From the intersection of public and private fear, Kerri Webster’s award-winning collection speaks of anxiety and awe, vanishings and reappearances. A city both rises and falls; worlds are simultaneously spoken into being and torn down by words. “This is how time sounds,” Webster writes; this is the hum and click of bodies “desirous of believing we’re all vehicle, every wet atom of us,” even as the saved seeds root in the fallen brickwork and the artifacts pile up: wisdom teeth, hummingbird skulls, plumb bobs, icons, antlers, incandescent bulbs.
Grand & Arsenal begins “Bless me I am not myself,” but it is not long before the probability of being blessed is revealed to be as remote as the concept of a whole self. Thus begins the book’s defining struggle, enacted by a multitude of voices which move from rush to stumble and back again—meanwhile using all the tools we as a culture use to hold fear at arm’s length.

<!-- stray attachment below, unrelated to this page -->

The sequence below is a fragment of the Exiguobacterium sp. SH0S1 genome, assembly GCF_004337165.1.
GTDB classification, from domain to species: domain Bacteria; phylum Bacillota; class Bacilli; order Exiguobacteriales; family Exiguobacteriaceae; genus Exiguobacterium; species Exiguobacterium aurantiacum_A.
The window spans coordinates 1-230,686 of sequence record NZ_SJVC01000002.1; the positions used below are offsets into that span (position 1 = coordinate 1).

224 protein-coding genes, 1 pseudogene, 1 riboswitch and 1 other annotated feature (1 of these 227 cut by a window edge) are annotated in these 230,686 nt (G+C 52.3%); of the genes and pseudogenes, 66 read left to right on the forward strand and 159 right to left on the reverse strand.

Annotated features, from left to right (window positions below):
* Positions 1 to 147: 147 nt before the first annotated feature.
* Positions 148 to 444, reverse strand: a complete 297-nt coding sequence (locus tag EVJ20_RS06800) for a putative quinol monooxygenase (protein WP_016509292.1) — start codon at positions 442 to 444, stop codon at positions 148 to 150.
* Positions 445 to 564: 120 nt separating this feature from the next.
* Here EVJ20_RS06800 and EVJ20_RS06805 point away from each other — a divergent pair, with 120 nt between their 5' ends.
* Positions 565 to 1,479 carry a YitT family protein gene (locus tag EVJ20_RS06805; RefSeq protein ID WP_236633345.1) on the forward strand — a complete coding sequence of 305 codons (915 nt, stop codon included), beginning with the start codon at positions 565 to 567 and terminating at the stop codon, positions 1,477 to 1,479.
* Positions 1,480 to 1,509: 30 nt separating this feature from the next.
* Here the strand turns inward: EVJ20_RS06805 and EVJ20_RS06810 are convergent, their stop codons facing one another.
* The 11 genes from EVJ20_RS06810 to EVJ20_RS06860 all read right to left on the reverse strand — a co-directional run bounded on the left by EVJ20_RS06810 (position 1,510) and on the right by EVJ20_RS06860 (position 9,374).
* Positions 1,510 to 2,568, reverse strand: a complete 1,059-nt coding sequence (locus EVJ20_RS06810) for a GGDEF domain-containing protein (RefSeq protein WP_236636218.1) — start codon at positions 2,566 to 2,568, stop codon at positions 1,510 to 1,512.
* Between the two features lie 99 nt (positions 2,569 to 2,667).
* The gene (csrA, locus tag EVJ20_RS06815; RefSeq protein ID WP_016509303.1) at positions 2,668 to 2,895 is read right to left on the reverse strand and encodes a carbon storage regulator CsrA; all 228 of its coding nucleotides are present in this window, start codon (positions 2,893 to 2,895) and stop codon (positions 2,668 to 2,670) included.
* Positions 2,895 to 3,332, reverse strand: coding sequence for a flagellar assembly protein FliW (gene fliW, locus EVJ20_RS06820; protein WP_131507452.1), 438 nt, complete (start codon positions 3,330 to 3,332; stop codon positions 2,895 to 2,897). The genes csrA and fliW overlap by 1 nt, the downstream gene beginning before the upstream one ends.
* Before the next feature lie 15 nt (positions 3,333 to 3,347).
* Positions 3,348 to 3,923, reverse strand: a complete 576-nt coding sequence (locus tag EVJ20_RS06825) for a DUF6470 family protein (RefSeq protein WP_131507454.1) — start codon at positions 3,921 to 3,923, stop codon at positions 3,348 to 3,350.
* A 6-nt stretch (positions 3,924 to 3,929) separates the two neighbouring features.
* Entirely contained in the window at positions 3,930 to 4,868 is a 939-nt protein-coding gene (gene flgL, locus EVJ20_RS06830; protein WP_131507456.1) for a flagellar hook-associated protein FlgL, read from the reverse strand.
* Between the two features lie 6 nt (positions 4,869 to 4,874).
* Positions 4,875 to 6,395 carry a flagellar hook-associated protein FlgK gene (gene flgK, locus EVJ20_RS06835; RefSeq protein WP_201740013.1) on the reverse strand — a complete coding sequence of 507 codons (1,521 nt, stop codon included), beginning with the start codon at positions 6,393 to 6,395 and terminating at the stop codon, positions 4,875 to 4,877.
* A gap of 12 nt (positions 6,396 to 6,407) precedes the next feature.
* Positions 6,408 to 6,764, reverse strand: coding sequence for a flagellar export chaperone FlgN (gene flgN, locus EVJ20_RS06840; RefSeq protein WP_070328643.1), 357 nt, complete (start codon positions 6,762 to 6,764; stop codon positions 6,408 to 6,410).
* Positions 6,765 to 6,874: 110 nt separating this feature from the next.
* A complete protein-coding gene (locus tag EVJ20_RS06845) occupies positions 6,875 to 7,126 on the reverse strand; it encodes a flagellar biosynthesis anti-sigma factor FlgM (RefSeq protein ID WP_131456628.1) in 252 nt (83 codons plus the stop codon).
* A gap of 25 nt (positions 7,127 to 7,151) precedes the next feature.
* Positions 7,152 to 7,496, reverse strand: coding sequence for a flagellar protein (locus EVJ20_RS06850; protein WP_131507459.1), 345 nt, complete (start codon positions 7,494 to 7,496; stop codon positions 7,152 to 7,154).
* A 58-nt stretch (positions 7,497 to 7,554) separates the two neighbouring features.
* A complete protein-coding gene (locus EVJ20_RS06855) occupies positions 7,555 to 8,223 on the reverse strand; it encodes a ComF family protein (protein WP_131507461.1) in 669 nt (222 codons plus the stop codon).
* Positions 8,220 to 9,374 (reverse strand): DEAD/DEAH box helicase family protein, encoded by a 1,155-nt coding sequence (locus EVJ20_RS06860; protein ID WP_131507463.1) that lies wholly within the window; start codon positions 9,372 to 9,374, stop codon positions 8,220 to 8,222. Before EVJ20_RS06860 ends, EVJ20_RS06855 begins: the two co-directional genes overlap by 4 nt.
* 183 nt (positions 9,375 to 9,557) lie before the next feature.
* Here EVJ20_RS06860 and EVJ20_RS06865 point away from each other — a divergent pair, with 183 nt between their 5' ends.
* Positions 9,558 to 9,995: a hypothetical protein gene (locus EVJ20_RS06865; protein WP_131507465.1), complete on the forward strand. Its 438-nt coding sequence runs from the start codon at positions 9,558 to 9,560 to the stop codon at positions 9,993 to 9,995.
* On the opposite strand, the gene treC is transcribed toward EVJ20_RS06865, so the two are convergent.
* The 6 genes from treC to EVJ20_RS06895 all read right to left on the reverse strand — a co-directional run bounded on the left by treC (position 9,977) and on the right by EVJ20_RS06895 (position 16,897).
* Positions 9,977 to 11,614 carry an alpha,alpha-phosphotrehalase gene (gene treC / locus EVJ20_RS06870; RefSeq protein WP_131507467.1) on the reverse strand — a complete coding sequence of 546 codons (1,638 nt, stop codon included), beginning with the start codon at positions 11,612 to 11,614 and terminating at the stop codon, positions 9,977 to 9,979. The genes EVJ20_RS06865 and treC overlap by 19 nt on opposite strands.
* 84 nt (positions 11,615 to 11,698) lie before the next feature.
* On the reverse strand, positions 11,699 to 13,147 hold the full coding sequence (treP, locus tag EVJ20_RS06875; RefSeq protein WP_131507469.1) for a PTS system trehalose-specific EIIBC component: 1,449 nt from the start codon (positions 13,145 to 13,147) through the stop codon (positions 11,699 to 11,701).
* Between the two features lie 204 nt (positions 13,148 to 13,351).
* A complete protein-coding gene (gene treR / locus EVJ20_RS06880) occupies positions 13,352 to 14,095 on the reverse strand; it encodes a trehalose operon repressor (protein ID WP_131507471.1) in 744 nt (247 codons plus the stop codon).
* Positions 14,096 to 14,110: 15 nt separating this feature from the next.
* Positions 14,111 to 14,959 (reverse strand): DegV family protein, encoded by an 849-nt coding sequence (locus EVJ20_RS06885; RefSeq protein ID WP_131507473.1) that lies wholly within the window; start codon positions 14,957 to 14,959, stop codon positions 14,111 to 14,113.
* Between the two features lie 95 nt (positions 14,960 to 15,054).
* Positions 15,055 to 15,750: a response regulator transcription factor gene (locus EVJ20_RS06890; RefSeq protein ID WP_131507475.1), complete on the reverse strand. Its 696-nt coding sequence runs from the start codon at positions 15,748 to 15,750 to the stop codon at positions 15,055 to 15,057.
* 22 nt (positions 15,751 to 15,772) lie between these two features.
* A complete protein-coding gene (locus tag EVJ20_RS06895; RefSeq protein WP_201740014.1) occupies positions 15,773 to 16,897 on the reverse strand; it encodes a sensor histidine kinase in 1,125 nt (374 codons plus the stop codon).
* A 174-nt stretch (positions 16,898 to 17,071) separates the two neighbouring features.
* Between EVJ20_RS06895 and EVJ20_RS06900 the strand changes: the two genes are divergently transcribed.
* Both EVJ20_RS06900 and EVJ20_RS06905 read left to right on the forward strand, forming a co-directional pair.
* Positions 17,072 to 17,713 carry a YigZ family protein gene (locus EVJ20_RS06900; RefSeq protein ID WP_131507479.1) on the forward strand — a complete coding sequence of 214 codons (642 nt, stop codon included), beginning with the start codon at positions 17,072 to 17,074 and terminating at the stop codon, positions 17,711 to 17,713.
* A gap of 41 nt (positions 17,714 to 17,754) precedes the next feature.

We hear a familiar irony, as in “On a trip West, porn in the hotel room. I can take or leave it. The climax that puts me in the seats? World’s end.” We hear humor, as in “I believed in . . . / . . . a certain apocalypse not so much foretold as crafted / by large-brained monkeys.” We hear understatement, as in “knowing it does not matter / in the grand—she would say scheme, I would say / mishap—.” Most importantly, though, these poems allow for the fleeting triumph of an undefended voice, which appears often to emerge tentatively from a sort of exhausted collapse.